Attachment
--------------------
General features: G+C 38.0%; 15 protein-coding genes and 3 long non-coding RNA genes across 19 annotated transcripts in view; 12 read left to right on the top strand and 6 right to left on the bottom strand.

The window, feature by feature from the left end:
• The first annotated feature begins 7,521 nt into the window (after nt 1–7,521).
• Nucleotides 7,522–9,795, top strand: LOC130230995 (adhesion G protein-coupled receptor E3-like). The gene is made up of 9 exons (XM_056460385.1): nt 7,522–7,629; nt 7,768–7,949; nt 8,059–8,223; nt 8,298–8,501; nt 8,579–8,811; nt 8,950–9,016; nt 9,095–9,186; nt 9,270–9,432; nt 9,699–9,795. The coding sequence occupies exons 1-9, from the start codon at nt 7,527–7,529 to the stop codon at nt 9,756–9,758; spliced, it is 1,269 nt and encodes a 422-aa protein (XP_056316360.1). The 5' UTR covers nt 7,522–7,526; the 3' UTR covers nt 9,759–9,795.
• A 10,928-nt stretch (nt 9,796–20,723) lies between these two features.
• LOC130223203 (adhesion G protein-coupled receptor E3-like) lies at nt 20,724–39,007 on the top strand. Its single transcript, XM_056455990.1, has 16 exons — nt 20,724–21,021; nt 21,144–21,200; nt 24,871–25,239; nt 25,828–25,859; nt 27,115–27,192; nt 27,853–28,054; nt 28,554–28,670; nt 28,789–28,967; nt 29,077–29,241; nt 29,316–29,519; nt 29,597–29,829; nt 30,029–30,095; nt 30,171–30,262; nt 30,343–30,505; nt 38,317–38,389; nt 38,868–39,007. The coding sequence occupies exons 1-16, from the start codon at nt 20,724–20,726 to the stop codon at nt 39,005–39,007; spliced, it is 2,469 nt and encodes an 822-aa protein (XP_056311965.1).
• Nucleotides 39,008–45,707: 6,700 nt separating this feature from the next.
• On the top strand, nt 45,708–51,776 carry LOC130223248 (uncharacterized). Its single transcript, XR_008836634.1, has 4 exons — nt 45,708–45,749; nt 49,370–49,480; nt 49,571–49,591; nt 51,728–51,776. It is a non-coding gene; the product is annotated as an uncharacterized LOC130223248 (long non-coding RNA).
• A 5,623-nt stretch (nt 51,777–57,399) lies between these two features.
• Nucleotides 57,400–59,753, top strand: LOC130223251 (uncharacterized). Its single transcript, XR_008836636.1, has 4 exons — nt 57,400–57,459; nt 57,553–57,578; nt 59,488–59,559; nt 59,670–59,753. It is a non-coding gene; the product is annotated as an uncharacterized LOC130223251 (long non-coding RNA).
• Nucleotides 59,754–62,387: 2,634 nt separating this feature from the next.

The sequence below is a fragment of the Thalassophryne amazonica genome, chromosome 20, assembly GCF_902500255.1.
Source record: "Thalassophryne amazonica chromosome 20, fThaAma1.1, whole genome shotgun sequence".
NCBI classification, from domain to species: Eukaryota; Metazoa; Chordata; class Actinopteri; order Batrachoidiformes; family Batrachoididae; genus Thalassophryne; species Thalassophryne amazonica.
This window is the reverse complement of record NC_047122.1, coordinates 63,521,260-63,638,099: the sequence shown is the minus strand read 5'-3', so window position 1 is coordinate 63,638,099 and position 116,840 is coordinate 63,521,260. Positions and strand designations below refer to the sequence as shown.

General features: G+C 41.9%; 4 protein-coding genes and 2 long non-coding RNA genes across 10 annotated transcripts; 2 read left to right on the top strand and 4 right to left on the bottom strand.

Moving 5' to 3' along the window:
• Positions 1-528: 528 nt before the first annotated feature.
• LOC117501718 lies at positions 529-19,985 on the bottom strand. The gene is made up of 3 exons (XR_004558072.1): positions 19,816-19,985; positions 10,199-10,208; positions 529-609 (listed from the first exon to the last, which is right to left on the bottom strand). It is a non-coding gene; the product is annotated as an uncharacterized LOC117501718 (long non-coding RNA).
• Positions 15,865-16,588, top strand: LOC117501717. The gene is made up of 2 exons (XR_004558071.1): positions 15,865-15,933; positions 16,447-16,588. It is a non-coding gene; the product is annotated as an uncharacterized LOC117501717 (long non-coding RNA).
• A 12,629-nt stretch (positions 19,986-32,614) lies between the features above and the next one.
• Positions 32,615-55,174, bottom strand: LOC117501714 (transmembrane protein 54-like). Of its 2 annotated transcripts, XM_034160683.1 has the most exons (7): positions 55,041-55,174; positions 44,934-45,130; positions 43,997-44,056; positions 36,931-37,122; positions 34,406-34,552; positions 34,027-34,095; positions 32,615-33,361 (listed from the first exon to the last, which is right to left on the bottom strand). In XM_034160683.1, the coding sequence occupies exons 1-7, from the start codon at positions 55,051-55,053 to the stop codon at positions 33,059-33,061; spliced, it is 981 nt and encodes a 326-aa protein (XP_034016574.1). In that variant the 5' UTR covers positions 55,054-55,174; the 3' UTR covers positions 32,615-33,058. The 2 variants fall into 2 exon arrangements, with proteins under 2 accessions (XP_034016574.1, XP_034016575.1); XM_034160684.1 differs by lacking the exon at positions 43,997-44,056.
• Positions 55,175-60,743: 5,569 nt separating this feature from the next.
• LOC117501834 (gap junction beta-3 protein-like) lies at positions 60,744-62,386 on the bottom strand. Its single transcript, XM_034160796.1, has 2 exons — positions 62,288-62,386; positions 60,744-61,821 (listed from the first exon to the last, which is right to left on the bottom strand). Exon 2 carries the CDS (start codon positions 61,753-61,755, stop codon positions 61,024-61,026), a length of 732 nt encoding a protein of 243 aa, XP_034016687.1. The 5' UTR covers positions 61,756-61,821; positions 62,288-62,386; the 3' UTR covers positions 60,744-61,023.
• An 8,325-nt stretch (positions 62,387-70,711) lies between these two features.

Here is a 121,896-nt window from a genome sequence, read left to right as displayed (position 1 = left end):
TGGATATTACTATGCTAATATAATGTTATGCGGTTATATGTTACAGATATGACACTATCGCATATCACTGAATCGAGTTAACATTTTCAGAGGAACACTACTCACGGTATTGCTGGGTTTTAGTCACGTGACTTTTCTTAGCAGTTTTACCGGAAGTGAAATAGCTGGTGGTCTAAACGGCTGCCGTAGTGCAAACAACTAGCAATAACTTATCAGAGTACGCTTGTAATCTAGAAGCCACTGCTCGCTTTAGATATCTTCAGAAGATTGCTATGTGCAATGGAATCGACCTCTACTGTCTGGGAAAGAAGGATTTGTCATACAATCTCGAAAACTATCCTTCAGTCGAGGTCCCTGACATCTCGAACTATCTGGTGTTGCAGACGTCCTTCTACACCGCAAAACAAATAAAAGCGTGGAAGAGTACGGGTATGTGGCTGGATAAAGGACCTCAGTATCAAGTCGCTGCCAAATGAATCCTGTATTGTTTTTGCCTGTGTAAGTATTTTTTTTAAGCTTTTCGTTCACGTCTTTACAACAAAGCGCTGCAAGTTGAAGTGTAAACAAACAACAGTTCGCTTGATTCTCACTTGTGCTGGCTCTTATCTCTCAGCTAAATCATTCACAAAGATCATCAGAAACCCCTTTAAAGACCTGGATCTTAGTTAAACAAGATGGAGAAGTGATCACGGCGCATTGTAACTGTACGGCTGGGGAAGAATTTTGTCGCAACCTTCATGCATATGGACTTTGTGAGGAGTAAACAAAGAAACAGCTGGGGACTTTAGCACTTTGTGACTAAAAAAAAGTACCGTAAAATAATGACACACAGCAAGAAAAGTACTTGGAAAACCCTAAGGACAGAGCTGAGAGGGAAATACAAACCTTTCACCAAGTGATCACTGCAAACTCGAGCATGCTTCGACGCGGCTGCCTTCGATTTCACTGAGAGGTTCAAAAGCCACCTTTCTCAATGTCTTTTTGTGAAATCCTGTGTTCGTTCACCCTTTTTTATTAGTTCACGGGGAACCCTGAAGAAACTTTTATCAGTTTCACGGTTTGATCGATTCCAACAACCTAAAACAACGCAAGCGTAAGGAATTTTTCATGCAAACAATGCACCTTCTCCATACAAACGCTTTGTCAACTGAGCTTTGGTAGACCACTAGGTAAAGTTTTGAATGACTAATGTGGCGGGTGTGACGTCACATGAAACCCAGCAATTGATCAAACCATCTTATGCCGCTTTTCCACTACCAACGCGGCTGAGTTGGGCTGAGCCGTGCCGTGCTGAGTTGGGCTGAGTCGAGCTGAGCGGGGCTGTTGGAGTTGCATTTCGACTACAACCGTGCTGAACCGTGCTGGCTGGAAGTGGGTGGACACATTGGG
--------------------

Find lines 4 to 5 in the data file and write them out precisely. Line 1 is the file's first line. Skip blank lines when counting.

• Nucleotides 7,522–9,795, top strand: LOC130230995 (adhesion G protein-coupled receptor E3-like). The gene is made up of 9 exons (XM_056460385.1): nt 7,522–7,629; nt 7,768–7,949; nt 8,059–8,223; nt 8,298–8,501; nt 8,579–8,811; nt 8,950–9,016; nt 9,095–9,186; nt 9,270–9,432; nt 9,699–9,795. The coding sequence occupies exons 1-9, from the start codon at nt 7,527–7,529 to the stop codon at nt 9,756–9,758; spliced, it is 1,269 nt and encodes a 422-aa protein (XP_056316360.1). The 5' UTR covers nt 7,522–7,526; the 3' UTR covers nt 9,759–9,795.
• A 10,928-nt stretch (nt 9,796–20,723) lies between these two features.